Saturday, October 19, 2013
Lucy Marquez, secretary II at Hood River Valley High School, is a 15-year employee of the Hood River County School District. Having lived in Hood River since the age of 5, she has a unique perspective on the local school system — and on what has changed, and what has stayed the same.
Marquez came to Hood River from Colotlan, Jalisco, Mexico, with her family. She attended Mid Valley Elementary and Wy’east Middle School, graduating from HRVHS in 1990.
When Marquez started elementary school, there were “only three or four of us who were Hispanic,” she said. There were no English Learner classes then; an instructional assistant would periodically pull her out of class for a half hour to an hour, and the rest of the time she was in a regular classroom. Learning English was not an option — she had to in order to understand what was going on around her, and she learned quickly in that environment.
After graduating from high school, Marquez stayed in Hood River, finding employment with the telephone company, then called Sprint. Several years later, she was ready for a change.
“I had my daughter and I knew I wanted to spend more time with her,” she said. When a secretarial position at Mid Valley opened up, Marquez applied. “I thought, ‘What a great way to be on the same schedule as my daughter when she goes to kindergarten,’” she said. Gail Lyon, then principal, hired her, “and it was the best move I could have made, especially with younger kids,” she said.
Marquez began working at the secretary at Mid Valley in 1998, alongside two of her former teachers, Patty Gilkerson and JoAnn Frazier. And as a Mid Valley student with only three Hispanic classmates, she noticed something else, too.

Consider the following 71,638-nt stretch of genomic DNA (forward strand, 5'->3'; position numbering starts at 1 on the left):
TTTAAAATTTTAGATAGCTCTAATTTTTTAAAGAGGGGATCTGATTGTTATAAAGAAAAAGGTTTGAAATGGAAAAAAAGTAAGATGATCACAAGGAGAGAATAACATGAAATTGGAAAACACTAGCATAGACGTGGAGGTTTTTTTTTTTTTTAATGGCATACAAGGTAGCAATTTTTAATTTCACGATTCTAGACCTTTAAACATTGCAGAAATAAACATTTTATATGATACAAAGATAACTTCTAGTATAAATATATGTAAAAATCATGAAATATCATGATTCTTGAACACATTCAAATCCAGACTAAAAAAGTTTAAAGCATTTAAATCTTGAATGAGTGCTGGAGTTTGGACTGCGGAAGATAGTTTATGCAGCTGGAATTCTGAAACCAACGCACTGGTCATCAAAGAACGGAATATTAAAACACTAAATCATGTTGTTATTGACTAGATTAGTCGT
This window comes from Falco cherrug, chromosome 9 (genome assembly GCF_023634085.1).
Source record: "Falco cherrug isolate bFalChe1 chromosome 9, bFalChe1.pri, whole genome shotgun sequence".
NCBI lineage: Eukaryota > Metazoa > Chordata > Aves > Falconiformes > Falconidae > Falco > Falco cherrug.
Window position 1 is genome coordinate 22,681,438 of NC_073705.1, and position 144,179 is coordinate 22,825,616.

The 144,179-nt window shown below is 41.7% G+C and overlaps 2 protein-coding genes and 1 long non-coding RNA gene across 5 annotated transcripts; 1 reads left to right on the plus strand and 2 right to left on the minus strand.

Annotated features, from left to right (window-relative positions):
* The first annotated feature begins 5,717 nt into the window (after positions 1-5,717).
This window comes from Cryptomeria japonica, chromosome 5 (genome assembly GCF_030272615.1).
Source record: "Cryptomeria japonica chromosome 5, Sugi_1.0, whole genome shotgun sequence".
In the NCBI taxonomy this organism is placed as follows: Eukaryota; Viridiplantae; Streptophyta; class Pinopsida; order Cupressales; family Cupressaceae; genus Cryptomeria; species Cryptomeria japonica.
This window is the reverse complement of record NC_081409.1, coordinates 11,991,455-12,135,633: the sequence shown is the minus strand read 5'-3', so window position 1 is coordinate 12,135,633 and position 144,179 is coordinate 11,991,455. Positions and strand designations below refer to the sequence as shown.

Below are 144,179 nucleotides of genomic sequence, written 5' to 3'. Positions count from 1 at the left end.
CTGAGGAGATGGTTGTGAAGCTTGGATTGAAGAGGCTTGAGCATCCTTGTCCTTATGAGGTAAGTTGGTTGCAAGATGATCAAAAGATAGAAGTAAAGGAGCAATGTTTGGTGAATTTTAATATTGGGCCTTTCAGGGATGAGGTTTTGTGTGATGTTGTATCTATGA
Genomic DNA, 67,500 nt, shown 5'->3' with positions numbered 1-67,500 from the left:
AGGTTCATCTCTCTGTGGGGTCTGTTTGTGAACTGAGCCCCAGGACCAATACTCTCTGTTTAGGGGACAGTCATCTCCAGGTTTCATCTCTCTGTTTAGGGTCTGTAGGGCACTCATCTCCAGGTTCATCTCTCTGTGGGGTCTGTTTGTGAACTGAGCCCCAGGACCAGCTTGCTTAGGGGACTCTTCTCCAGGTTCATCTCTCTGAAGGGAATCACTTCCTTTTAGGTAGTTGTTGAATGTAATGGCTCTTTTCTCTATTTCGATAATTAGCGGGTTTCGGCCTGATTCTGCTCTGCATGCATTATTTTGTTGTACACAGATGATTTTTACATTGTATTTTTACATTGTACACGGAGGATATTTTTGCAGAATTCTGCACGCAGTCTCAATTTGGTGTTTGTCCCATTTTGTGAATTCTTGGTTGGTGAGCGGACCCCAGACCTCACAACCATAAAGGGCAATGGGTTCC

“I was amazed at the (Hispanic) population,” she said. “So many more Hispanic kids than when I was there.” She was also pleased to see that the school had bilingual teachers.
Marquez enjoyed her time at Mid Valley. “I loved working with the little kids and seeing their happy faces,” she said. “Or, if they came in crying… it’s amazing what an ice pack and a band-aid will do.”
Six years later, she found herself ready for another change. The Pine Grove Elementary secretary retired, and she applied for the position. She had heard that Pine Grove was a great school and community, she said (“And I was right!”), and “just wanted to see the difference in the community.”
When Pine Grove Elementary closed six years later (it became the center for Head Start and Early Learning programs in 2011), Marquez found herself in a fortunate position. “The person who was in my position (at the high school) was moving on to another state,” she explained. “This position opened, and they were able to slip me in.”
Because she was used to working with elementary-aged students, Marquez was, at first, nervous about the change.
“I was worried. I wasn’t sure how the kids were going to react,” she said. She had also heard that high school students didn’t tend to be very polite. “But that’s not true,” she added.